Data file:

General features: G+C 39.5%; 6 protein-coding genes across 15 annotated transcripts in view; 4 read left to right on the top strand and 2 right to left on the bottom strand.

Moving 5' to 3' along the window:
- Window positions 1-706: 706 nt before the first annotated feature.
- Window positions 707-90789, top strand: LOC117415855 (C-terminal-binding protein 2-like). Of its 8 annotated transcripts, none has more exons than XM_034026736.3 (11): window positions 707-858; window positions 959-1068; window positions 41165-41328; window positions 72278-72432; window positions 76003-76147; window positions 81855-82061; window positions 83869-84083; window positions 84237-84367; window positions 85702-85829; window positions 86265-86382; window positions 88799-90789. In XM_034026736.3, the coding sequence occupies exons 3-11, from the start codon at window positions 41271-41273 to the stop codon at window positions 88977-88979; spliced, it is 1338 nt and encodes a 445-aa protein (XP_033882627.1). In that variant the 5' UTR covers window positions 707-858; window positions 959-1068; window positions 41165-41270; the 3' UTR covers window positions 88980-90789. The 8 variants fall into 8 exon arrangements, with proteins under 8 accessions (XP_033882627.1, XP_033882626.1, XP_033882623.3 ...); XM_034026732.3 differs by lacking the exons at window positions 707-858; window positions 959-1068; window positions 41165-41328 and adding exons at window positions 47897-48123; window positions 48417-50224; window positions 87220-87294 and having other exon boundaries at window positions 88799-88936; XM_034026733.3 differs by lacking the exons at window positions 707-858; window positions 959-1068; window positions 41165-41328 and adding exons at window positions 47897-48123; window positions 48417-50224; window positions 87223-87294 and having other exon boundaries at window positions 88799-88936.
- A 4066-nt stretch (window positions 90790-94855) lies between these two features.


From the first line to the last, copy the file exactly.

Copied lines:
General features: G+C 39.5%; 6 protein-coding genes across 15 annotated transcripts in view; 4 read left to right on the top strand and 2 right to left on the bottom strand.

Moving 5' to 3' along the window:
- Window positions 1-706: 706 nt before the first annotated feature.
- Window positions 707-90789, top strand: LOC117415855 (C-terminal-binding protein 2-like). Of its 8 annotated transcripts, none has more exons than XM_034026736.3 (11): window positions 707-858; window positions 959-1068; window positions 41165-41328; window positions 72278-72432; window positions 76003-76147; window positions 81855-82061; window positions 83869-84083; window positions 84237-84367; window positions 85702-85829; window positions 86265-86382; window positions 88799-90789. In XM_034026736.3, the coding sequence occupies exons 3-11, from the start codon at window positions 41271-41273 to the stop codon at window positions 88977-88979; spliced, it is 1338 nt and encodes a 445-aa protein (XP_033882627.1). In that variant the 5' UTR covers window positions 707-858; window positions 959-1068; window positions 41165-41270; the 3' UTR covers window positions 88980-90789. The 8 variants fall into 8 exon arrangements, with proteins under 8 accessions (XP_033882627.1, XP_033882626.1, XP_033882623.3 ...); XM_034026732.3 differs by lacking the exons at window positions 707-858; window positions 959-1068; window positions 41165-41328 and adding exons at window positions 47897-48123; window positions 48417-50224; window positions 87220-87294 and having other exon boundaries at window positions 88799-88936; XM_034026733.3 differs by lacking the exons at window positions 707-858; window positions 959-1068; window positions 41165-41328 and adding exons at window positions 47897-48123; window positions 48417-50224; window positions 87223-87294 and having other exon boundaries at window positions 88799-88936.
- A 4066-nt stretch (window positions 90790-94855) lies between these two features.